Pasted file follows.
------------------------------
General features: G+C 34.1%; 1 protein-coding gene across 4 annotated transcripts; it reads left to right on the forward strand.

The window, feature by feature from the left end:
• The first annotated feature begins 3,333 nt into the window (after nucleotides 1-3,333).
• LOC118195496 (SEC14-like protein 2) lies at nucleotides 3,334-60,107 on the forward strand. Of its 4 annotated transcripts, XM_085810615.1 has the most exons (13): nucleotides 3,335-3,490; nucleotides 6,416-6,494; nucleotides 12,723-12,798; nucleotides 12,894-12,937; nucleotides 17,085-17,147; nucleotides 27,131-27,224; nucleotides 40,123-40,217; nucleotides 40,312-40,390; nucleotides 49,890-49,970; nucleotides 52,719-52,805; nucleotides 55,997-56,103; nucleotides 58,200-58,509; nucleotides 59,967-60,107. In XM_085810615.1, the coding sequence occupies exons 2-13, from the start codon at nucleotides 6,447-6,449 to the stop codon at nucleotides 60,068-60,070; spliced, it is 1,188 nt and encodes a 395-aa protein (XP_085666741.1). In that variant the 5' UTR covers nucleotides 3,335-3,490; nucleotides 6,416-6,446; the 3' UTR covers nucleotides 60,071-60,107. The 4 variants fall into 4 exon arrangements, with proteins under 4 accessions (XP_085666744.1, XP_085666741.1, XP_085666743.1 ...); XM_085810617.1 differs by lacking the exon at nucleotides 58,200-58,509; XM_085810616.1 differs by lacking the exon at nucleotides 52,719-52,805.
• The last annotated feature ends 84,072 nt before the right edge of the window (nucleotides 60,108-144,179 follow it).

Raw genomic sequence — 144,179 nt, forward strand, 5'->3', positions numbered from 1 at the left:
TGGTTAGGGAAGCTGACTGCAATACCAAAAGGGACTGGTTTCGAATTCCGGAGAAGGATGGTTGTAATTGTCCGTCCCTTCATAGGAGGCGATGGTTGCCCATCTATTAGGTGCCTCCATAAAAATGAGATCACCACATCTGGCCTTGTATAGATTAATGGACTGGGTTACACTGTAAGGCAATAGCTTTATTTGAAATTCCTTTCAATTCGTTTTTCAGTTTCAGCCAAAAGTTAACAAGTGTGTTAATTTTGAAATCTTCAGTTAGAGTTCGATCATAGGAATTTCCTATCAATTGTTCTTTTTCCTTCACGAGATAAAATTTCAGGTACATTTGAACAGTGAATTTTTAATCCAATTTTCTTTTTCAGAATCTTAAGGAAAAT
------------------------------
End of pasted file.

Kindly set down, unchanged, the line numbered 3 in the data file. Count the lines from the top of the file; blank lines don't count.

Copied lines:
• The first annotated feature begins 3,333 nt into the window (after nucleotides 1-3,333).